Behavioral reasons for relinquishment of dogs and cats to 12 shelters
The Regional Shelter Relinquishment Study sponsored by the National Council on Pet Population Study and Policy (NCPPSP) is a US research project designed to explore the characteristics of relinquished dogs and cats, their owners, and the reasons for relinquishment. The NCPPSP Regional Shelter Study, which was conducted between February 1995 and April 1996, found that behavioural problems, including aggression toward people or non-human animals, were the most frequently given reasons for canine relinquishment and the second most frequently given reasons for feline relinquishment. No association was found between category of relinquishment (behavioural, mixed, non-behavioural) and gender, number of times mated (males), number of litters (females), purebred status, declaw status, and number of visits to the veterinarian within the past year, for either dogs or cats. Associations were found between category of relinquishment and number of pets in the household, number of pets added to the household, neuter status of female dogs and cats , neuter status of male dogs, training level, age of pet relinquished, length of ownership, and pets acquired from shelters. Associations also were found between the state in which the pet was relinquished and income level of owner.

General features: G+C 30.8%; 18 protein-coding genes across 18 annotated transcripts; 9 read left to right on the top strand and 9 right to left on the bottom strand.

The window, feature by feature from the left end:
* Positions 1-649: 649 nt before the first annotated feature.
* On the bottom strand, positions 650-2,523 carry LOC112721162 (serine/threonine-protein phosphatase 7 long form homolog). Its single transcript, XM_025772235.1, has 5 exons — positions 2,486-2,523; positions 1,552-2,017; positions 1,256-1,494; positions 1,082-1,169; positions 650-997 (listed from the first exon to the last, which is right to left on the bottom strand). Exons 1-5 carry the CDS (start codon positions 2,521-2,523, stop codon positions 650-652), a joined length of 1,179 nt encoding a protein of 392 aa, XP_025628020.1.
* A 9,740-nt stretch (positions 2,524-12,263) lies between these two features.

M D. Salman, J M. Hutchinson, R Ruch-Gallie, L Kogan, John C. New Jr., P H. Kass, and Jennifer M. Scarlett. "Behavioral reasons for relinquishment of dogs and cats to 12 shelters" Journal of Applied Animal Welfare Science 3.2 (2000): 93-106.
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